At least 449 people died while being homeless across the UK in the last year, a shocking investigation has revealed.
The Bureau of Investigative Journalism, in partnership with Channel 4 News, has found a former soldier, a physicist and a travelling musician were among those who lost their lives.
Violence, drug overdoses and suicide were identified as some of the reasons why they died.
Among the tragic findings, one man’s body showed signs of prolonged starvation. In one week alone, 14 people died.
There is no official figure for the number of people who die on the streets, though a series of reports suggest homelessness is rising.
The Office for National Statistics (ONS) has confirmed it will now produce its own estimates on homeless deaths.
Polly Neate, chief executive of housing charity Shelter, said: “Rising levels of homelessness are a national disgrace, but it is utterly unforgivable that so many homeless people are dying unnoticed and unaccounted for.
“To prevent more people from having to experience the trauma of homelessness, the government must ensure housing benefit is enough to cover the cost of rents, and urgently ramp up its efforts to build many more social homes.”
Howard Sinclair, chief executive of homelessness charity St Mungo’s, said: “These figures are nothing short of a national scandal.
“These deaths are premature and entirely preventable.”
Jon Sparkes, chief executive of housing campaign group Crisis, said: “This is a wake-up call to see homelessness as a national emergency.”
Investigators worked with local journalists, charities and grassroots groups to fill the void in the data.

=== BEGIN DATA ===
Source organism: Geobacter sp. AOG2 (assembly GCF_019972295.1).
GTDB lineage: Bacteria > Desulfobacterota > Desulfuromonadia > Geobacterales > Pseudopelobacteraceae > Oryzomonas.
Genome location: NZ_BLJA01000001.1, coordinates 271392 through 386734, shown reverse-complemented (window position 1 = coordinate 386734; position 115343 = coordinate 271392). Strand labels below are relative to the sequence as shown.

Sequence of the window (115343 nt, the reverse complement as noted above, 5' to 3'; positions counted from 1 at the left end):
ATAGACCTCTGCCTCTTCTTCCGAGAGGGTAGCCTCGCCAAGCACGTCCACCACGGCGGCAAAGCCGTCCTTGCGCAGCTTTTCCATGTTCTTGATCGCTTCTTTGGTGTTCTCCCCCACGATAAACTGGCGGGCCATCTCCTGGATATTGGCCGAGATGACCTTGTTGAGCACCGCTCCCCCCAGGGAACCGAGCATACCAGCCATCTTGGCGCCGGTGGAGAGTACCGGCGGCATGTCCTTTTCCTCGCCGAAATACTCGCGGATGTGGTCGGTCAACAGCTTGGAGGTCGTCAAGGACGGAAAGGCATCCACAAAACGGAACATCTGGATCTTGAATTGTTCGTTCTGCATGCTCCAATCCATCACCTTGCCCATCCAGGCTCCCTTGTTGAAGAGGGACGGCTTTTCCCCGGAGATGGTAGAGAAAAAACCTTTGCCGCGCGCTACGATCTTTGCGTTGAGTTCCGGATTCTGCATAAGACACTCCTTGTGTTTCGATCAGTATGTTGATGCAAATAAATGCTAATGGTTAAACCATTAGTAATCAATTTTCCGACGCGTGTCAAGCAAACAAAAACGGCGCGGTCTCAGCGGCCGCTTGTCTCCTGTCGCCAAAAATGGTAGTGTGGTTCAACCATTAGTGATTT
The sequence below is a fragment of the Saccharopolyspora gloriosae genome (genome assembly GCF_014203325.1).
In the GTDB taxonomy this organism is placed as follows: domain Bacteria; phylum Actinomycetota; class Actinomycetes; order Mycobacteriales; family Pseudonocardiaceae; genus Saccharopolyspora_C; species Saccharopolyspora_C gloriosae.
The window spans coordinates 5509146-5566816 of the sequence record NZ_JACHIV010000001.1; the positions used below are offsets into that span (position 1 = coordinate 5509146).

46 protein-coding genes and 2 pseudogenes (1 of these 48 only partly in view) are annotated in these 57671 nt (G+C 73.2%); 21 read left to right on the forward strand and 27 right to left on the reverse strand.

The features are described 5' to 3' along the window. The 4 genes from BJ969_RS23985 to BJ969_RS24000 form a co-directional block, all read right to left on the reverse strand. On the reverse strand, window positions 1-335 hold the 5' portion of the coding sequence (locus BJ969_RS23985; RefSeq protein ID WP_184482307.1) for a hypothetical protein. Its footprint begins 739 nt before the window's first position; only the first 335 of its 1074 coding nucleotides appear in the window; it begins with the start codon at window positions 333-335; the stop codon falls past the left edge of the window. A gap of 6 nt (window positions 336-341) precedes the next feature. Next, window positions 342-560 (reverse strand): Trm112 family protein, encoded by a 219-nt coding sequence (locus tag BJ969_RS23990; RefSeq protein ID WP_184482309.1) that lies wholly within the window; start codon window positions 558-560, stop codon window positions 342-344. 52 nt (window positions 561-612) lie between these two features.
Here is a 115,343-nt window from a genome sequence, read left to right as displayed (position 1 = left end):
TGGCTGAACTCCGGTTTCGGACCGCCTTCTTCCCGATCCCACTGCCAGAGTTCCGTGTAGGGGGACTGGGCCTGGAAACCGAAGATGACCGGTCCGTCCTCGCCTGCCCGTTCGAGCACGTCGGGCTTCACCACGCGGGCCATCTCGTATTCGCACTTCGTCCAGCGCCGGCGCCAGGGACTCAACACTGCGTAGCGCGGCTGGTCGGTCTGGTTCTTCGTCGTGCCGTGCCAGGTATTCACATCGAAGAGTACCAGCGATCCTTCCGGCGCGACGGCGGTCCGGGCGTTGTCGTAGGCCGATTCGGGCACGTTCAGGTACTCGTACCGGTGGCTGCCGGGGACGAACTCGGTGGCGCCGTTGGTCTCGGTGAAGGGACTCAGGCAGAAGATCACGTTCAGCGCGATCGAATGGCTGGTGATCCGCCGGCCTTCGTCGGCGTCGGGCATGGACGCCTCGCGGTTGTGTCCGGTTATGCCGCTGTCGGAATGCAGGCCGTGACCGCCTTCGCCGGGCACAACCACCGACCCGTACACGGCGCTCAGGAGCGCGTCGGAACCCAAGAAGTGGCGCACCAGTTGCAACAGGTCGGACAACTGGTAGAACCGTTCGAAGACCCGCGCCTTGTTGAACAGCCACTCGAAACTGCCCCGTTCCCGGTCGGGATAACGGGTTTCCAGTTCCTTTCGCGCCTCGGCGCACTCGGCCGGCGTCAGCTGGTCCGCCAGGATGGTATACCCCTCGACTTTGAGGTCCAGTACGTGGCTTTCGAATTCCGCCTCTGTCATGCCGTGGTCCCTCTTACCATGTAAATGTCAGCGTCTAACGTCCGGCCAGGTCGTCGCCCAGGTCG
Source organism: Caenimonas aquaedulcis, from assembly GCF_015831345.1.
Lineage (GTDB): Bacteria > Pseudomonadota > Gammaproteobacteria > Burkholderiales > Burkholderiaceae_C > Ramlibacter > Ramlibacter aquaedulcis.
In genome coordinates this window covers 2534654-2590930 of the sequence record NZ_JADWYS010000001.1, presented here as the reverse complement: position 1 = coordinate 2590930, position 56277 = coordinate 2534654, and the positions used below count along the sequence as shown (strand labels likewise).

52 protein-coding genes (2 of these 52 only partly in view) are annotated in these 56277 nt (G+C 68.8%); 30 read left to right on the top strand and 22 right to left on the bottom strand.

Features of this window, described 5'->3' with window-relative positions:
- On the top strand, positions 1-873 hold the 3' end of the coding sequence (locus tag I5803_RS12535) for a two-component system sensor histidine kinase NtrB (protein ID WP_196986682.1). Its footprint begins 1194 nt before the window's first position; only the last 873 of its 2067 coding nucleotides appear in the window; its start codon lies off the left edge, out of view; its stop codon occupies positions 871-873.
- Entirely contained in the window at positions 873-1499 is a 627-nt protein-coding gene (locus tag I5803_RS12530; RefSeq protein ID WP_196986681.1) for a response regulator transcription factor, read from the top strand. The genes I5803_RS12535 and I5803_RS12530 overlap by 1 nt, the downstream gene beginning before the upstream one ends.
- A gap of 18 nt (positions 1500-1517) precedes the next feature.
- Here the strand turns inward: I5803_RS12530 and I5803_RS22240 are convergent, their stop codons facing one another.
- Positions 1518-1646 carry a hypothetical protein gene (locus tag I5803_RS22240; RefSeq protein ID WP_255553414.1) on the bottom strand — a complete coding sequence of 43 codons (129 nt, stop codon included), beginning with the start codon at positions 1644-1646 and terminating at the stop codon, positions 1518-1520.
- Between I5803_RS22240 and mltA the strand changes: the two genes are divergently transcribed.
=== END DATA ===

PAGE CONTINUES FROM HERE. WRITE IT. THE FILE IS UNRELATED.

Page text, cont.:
The figure includes rough sleepers, people living in emergency accommodation including hostels and B&Bs, and ‘sofa-surfers’. The true total is likely to be higher.
The investigation revealed some of those who died were found in shop doorways in summer, and in tents in woodland in winter.
Some were sent, terminally ill, to dingy hostels. Others died when in hospital beds or in temporary accommodation.
Three men’s bodies were badly decomposed by the time they were discovered, underlining how some lay dead for weeks or months before anyone found them.
From those where age was known, the average age of death for men was 49 years old and 53 years for women. Those that died ranged in age from 18 to 94.
Ben Humberstone, ONS deputy director for health analysis and life events, said: “In order to produce new data, we look at other sources of information from a variety of organisations, government departments and stakeholders.
“In this case, we have looked at a crowdsourced database set up by the Bureau of Investigative Journalism in partnership with Channel 4 News and compared that information with our own figures, collected from death registrations.
“This is to find out whether it would be possible to produce accurate estimates of the deaths of homeless people, their characteristics and what they have died of.”
An Ministry for Housing Communities and Local Government spokesperson said: “Every death of someone sleeping rough on our streets is one too many and we take this matter extremely seriously.
“We are investing £1.2bn to tackle all forms of homelessness, and have set out bold plans backed by £100m in funding to halve rough sleeping by 2022 and end it by 2027.
“We have committed to make sure that Safeguarding Adult Reviews, in the case of the death or serious harm of a person who sleeps rough, ensure that lessons are learnt for services.”